Editorial: Te reo's parent figures must learn to let go
A recent National Geographic magazine article documented the perilous state of some of the world's languages.
It revealed that during the past 500 years, an estimated half of the languages used around the globe had become extinct. Vanished.
And linguistic experts predicted many more would follow, with something like 500 distinct tongues wagged by fewer than 10 people.
One of the main problems is that these precious dialects are being allowed to wither on an ageing vine. If they are not taught to or used by the young, then the language is doomed.
Which is why it is so perplexing that the Maori Language Commission should be so put out that te reo has made its way into that youthful organ of communication, Facebook.
Rather than be pleased that a language facing its own vanishing point has been so successfully resurrected that it is seen as a viable form of communication in social media's highest strata, the commission has objected to Maori being set loose on the information super-highway.
A commission spokeswoman even suggested that adopting "unofficial" translations for use on Facebook could "put the language in danger".
"This is how things get out of hand," she said, noting that Facebook had bypassed "approved authority for signing of new words".
But in moving to protect its perceived intellectual property rights on all things te reo, the commission has dramatically missed the point.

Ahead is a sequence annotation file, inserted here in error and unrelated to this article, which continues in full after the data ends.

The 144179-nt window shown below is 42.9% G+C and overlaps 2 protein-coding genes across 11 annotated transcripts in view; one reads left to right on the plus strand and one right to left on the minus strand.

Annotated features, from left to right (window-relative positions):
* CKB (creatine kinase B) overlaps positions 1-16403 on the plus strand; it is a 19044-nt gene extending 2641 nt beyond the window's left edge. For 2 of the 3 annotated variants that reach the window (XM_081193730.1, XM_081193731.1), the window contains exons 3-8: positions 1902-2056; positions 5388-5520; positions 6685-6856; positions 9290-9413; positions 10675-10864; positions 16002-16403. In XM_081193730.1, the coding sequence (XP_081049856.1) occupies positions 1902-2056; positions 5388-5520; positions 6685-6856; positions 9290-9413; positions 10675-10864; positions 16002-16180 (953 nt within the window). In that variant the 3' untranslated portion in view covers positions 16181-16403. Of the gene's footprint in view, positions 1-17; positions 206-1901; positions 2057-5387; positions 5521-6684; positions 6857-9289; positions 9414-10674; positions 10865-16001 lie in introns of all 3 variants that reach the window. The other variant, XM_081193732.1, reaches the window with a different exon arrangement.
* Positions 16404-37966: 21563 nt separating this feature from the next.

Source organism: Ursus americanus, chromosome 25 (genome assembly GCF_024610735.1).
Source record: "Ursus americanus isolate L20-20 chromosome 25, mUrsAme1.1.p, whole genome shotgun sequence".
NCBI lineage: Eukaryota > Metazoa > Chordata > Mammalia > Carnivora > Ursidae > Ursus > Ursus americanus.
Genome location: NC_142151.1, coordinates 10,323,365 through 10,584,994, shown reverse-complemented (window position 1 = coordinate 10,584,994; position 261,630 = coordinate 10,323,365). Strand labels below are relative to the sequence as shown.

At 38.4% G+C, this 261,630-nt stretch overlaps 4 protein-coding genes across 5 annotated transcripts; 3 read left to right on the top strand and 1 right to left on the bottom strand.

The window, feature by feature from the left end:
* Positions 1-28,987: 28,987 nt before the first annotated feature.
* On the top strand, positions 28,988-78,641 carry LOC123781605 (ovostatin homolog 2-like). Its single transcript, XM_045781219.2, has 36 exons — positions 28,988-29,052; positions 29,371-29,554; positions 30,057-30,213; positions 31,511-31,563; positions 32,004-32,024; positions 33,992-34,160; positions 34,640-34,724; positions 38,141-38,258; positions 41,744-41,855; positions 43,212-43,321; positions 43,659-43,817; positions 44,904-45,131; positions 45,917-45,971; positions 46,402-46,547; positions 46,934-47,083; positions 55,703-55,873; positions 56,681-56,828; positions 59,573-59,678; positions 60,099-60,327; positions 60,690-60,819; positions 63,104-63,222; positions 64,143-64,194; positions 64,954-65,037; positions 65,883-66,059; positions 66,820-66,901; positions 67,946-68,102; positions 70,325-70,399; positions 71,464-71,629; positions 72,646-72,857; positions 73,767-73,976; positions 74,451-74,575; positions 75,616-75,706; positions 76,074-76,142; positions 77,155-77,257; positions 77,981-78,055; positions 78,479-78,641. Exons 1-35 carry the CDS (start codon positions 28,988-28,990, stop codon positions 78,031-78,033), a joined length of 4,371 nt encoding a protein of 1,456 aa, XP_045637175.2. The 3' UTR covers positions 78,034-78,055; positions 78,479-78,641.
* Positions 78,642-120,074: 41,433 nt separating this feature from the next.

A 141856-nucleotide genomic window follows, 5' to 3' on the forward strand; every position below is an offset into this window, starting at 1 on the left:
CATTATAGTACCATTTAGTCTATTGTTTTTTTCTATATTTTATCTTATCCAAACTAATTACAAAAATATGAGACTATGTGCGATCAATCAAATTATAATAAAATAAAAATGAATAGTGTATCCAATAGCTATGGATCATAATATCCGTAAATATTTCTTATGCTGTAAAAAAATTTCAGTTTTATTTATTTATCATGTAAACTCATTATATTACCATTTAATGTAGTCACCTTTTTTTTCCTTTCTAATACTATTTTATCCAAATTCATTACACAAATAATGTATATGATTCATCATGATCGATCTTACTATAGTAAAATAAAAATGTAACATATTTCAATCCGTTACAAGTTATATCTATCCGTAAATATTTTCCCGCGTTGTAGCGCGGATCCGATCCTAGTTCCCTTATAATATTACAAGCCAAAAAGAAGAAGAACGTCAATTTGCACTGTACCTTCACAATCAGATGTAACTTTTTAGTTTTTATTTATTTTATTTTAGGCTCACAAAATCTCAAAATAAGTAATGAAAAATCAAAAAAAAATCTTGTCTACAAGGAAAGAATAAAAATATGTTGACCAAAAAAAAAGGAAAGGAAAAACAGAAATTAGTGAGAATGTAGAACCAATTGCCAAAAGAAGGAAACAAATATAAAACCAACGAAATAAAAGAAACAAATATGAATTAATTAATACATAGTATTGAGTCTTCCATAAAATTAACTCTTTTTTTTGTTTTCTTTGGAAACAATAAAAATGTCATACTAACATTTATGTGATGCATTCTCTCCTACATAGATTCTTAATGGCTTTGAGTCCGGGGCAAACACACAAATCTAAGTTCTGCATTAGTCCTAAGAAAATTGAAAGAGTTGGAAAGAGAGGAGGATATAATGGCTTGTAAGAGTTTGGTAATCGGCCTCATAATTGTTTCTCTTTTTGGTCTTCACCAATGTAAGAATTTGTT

The "coining" of new Maori words to embrace new technology strengthens the legitimacy of the language rather than undermines it.
Brings it to life in a modern, youthful context in the same way that the words "Facebook", "Twitter" and the verb "google" confirm the vitality of the English language and its relevance to modern living. And not just within a small, isolated community.
Speakers of Illu in Indonesia, Kallawaya in Bolivia and Magati Ke in Australia doubtless have no words to express the concept of Facebook, but that is probably because the small number who use these three languages are old and their mother tongues will soon and sadly follow them to the grave.
Maori had to fight to save their language from the onslaught of colonisation and deplorable cultural indifference delivered by the cold, brutal theory of economies of scale.
Organisations such as the Maori Language Commission played a vital role as guardians of tradition and arbiters of cultural reverence. And that role remains unfinished.
They are one of many parents to a language reborn, a tongue loosened. But as parents they must now have faith in the strict upbringing of their tamariki; they must accept that their progeny must make their own way in a world filled with threat and promise.
And they must let go.
Even if, as parents know, that can be scary and painful.
Taranaki Daily News